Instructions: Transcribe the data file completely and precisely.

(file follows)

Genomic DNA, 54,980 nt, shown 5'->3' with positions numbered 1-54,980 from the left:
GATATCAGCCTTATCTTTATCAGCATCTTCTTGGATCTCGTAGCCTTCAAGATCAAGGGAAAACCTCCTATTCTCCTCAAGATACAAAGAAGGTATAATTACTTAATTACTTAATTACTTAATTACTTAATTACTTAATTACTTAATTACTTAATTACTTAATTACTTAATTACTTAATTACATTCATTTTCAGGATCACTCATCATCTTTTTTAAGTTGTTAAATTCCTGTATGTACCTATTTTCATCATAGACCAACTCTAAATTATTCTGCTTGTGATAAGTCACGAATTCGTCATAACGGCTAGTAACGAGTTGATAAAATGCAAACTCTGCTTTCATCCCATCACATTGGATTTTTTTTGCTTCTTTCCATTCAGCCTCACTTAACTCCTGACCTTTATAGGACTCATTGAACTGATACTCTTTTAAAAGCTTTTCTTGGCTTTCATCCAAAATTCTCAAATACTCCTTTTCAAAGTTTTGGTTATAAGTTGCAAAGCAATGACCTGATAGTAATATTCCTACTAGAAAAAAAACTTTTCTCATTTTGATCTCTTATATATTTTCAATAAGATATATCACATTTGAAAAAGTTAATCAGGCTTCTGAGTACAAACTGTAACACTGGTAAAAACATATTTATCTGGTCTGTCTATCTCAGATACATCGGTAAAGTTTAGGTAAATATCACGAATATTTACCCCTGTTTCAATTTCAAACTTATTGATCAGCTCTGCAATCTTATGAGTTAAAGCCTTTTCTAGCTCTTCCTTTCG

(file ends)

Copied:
Genomic DNA, 54,980 nt, shown 5'->3' with positions numbered 1-54,980 from the left:
GATATCAGCCTTATCTTTATCAGCATCTTCTTGGATCTCGTAGCCTTCAAGATCAAGGGAAAACCTCCTATTCTCCTCAAGATACAAAGAAGGTATAATTACTTAATTACTTAATTACTTAATTACTTAATTACTTAATTACTTAATTACTTAATTACTTAATTACTTAATTACTTAATTACATTCATTTTCAGGATCACTCATCATCTTTTTTAAGTTGTTAAATTCCTGTATGTACCTATTTTCATCATAGACCAACTCTAAATTATTCTGCTTGTGATAAGTCACGAATTCGTCATAACGGCTAGTAACGAGTTGATAAAATGCAAACTCTGCTTTCATCCCATCACATTGGATTTTTTTTGCTTCTTTCCATTCAGCCTCACTTAACTCCTGACCTTTATAGGACTCATTGAACTGATACTCTTTTAAAAGCTTTTCTTGGCTTTCATCCAAAATTCTCAAATACTCCTTTTCAAAGTTTTGGTTATAAGTTGCAAAGCAATGACCTGATAGTAATATTCCTACTAGAAAAAAAACTTTTCTCATTTTGATCTCTTATATATTTTCAATAAGATATATCACATTTGAAAAAGTTAATCAGGCTTCTGAGTACAAACTGTAACACTGGTAAAAACATATTTATCTGGTCTGTCTATCTCAGATACATCGGTAAAGTTTAGGTAAATATCACGAATATTTACCCCTGTTTCAATTTCAAACTTATTGATCAGCTCTGCAATCTTATGAGTTAAAGCCTTTTCTAGCTCTTCCTTTCG